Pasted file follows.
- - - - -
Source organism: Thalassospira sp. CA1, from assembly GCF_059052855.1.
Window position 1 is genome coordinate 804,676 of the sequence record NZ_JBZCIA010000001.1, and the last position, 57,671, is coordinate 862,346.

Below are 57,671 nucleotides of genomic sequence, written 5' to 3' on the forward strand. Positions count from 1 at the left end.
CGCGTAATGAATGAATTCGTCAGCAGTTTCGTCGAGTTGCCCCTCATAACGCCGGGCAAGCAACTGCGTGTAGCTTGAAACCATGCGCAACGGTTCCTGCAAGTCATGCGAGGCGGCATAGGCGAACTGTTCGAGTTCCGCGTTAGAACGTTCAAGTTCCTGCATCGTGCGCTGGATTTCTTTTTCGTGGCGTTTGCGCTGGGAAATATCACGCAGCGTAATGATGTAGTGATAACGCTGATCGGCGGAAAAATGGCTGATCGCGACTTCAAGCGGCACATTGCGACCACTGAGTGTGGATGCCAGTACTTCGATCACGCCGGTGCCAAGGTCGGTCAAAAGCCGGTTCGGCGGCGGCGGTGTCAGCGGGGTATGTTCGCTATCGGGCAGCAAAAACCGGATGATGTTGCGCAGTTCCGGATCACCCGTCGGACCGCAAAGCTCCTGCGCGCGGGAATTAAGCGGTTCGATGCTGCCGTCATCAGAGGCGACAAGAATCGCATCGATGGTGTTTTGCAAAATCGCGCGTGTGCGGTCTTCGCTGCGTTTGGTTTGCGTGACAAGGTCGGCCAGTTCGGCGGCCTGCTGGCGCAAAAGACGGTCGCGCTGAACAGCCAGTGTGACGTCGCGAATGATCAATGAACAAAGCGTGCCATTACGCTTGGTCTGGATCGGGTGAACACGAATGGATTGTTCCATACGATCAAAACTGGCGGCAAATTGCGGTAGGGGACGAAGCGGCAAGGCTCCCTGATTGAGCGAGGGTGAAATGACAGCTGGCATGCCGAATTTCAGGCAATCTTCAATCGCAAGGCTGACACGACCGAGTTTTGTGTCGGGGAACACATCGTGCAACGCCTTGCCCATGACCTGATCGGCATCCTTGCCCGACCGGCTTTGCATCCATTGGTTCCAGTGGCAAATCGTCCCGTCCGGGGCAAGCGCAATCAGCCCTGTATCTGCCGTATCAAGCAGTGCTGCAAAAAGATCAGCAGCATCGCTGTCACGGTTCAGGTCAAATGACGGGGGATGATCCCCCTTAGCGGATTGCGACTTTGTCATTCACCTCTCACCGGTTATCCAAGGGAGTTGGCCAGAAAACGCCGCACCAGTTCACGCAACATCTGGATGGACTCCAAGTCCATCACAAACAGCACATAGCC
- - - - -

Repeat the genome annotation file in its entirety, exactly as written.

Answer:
Source organism: Thalassospira sp. CA1, from assembly GCF_059052855.1.
Window position 1 is genome coordinate 804,676 of the sequence record NZ_JBZCIA010000001.1, and the last position, 57,671, is coordinate 862,346.

Below are 57,671 nucleotides of genomic sequence, written 5' to 3' on the forward strand. Positions count from 1 at the left end.
CGCGTAATGAATGAATTCGTCAGCAGTTTCGTCGAGTTGCCCCTCATAACGCCGGGCAAGCAACTGCGTGTAGCTTGAAACCATGCGCAACGGTTCCTGCAAGTCATGCGAGGCGGCATAGGCGAACTGTTCGAGTTCCGCGTTAGAACGTTCAAGTTCCTGCATCGTGCGCTGGATTTCTTTTTCGTGGCGTTTGCGCTGGGAAATATCACGCAGCGTAATGATGTAGTGATAACGCTGATCGGCGGAAAAATGGCTGATCGCGACTTCAAGCGGCACATTGCGACCACTGAGTGTGGATGCCAGTACTTCGATCACGCCGGTGCCAAGGTCGGTCAAAAGCCGGTTCGGCGGCGGCGGTGTCAGCGGGGTATGTTCGCTATCGGGCAGCAAAAACCGGATGATGTTGCGCAGTTCCGGATCACCCGTCGGACCGCAAAGCTCCTGCGCGCGGGAATTAAGCGGTTCGATGCTGCCGTCATCAGAGGCGACAAGAATCGCATCGATGGTGTTTTGCAAAATCGCGCGTGTGCGGTCTTCGCTGCGTTTGGTTTGCGTGACAAGGTCGGCCAGTTCGGCGGCCTGCTGGCGCAAAAGACGGTCGCGCTGAACAGCCAGTGTGACGTCGCGAATGATCAATGAACAAAGCGTGCCATTACGCTTGGTCTGGATCGGGTGAACACGAATGGATTGTTCCATACGATCAAAACTGGCGGCAAATTGCGGTAGGGGACGAAGCGGCAAGGCTCCCTGATTGAGCGAGGGTGAAATGACAGCTGGCATGCCGAATTTCAGGCAATCTTCAATCGCAAGGCTGACACGACCGAGTTTTGTGTCGGGGAACACATCGTGCAACGCCTTGCCCATGACCTGATCGGCATCCTTGCCCGACCGGCTTTGCATCCATTGGTTCCAGTGGCAAATCGTCCCGTCCGGGGCAAGCGCAATCAGCCCTGTATCTGCCGTATCAAGCAGTGCTGCAAAAAGATCAGCAGCATCGCTGTCACGGTTCAGGTCAAATGACGGGGGATGATCCCCCTTAGCGGATTGCGACTTTGTCATTCACCTCTCACCGGTTATCCAAGGGAGTTGGCCAGAAAACGCCGCACCAGTTCACGCAACATCTGGATGGACTCCAAGTCCATCACAAACAGCACATAGCC